The interim findings of David Kay and the Iraq Survey Group make two things abundantly clear: Saddam Hussein's Iraq was in material breach of its United Nations obligations before the Security Council passed Resolution 1441 last November, and Iraq went further into breach after the resolution was passed.
Kay's interim findings offer detailed evidence of Hussein's efforts to defy the international community to the last. The report describes a host of activities related to weapons of mass destruction that "should have been declared to the U.N." It reaffirms that Iraq's forbidden programs spanned more than two decades, involving thousands of people and billions of dollars.
What the world knew last November about Iraq's weapons of mass destruction programs was enough to justify the threat of serious consequences under Resolution 1441. What we now know as a result of David Kay's efforts confirms that Hussein had every intention of continuing his work on banned weapons despite the U.N. inspectors, and that we and our coalition partners were right to eliminate the danger that his regime posed to the world.
Although Kay and his team have not yet discovered stocks of the weapons themselves, they will press on in the months ahead with their important and painstaking work. All indications are that they will uncover still more evidence of Hussein's dangerous designs.
Before the war, our intelligence had detected a calculated campaign to prevent any meaningful inspections. We knew that Iraqi officials, members of the ruling Baath Party and scientists had hidden prohibited items in their homes.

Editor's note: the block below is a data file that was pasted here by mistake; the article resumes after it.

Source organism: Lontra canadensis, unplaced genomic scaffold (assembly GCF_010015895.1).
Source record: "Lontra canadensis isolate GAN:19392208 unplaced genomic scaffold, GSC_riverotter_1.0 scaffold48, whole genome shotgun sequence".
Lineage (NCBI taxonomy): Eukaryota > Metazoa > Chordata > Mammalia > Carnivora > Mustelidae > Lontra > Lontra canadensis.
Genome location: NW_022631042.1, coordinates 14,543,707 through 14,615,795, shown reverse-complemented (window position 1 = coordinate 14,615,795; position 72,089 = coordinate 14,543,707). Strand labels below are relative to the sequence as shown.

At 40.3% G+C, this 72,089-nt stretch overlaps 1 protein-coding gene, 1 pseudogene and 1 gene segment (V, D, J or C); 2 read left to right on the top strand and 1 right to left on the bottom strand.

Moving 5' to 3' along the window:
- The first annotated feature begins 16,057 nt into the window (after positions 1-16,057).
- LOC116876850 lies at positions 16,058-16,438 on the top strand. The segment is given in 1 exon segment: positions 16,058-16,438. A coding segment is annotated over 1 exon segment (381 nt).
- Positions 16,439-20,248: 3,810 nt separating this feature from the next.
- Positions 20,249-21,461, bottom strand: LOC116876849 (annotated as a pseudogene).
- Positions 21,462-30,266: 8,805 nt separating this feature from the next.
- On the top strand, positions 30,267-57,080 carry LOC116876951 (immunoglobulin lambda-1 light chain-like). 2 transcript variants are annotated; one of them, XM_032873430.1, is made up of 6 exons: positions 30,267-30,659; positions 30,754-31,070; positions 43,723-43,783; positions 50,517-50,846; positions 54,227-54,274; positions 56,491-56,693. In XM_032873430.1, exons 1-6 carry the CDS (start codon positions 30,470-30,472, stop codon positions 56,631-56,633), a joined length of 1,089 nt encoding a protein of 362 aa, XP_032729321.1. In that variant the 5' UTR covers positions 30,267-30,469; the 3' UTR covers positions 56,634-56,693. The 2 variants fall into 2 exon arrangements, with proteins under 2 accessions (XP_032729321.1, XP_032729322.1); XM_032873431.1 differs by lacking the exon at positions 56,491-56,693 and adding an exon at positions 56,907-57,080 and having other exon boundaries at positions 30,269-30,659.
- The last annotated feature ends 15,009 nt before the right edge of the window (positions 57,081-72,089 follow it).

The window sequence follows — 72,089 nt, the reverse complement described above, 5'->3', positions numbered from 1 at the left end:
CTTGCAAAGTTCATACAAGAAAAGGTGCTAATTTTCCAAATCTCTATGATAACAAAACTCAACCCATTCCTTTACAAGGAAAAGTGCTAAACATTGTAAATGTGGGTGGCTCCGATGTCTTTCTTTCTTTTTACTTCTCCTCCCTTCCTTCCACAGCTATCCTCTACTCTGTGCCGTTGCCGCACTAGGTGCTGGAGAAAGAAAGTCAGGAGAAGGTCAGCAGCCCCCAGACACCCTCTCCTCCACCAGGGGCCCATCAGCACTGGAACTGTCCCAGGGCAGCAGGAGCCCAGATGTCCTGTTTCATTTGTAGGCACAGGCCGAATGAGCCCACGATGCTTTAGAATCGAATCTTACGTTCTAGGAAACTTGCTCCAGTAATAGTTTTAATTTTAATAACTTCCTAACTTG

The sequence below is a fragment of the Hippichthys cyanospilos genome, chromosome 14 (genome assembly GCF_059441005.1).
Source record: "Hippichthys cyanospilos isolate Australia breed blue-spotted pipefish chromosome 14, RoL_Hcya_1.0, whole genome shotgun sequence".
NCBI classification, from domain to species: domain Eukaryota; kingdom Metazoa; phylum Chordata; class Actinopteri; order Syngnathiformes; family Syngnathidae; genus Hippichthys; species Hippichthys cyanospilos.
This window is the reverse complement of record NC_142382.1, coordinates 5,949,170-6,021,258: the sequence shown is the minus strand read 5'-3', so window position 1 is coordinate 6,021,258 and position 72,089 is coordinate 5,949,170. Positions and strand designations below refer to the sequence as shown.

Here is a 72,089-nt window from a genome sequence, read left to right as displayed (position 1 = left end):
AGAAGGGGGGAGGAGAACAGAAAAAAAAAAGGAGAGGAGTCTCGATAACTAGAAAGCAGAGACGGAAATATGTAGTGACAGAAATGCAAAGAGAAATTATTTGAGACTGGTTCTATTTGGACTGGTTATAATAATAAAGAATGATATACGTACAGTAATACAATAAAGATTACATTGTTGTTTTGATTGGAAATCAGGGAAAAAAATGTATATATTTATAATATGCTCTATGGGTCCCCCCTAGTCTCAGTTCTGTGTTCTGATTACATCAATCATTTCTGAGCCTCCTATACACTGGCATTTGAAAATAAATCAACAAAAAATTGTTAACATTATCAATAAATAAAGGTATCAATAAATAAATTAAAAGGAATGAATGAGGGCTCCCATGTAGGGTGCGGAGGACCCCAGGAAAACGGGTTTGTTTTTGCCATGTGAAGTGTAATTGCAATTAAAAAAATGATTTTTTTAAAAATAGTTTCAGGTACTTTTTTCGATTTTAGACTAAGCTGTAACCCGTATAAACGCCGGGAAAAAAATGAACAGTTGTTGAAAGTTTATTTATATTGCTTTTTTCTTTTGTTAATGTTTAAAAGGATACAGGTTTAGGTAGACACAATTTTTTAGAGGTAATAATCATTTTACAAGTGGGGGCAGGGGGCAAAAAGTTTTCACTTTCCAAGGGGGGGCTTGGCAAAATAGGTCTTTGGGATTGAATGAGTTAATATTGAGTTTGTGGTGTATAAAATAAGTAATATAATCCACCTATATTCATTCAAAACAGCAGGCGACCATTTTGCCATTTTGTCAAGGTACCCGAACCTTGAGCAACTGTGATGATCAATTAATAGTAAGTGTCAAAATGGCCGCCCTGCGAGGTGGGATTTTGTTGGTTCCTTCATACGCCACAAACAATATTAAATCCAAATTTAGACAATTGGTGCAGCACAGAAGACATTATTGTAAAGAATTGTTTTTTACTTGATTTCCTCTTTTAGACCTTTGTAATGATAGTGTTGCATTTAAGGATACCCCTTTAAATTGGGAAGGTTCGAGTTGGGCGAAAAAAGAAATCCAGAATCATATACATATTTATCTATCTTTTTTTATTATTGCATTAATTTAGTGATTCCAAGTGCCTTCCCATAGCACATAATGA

Lo and behold, Kay and his team found strains of organisms concealed in a scientist's home, and they report that one of the strains could be used to produce biological agents. Kay and his team also discovered documents and equipment in scientists' homes that would have been useful for resuming uranium enrichment efforts.
Kay and his team have "discovered dozens of WMD-related program activities and significant amounts of equipment that Iraq concealed from the United Nations during the inspections that began in late 2002. The discovery . . . has come about both through the admissions of Iraqi scientists and officials concerning information they deliberately withheld and through physical evidence of equipment and activities that the Iraq Survey Group has discovered that should have been declared to the U.N."
The Kay Report also addresses the issue of suspected mobile biological agent laboratories: "Investigation into the origin of and intended use for the two trailers found in northern Iraq in April has yielded a number of explanations, including hydrogen, missile propellant and BW [biological warfare] production, but technical limitations would prevent any of these processes from being ideally suited to these trailers. That said, nothing . . . rules out their potential use in BW production." Here Kay's findings are inconclusive. He is continuing to work this issue.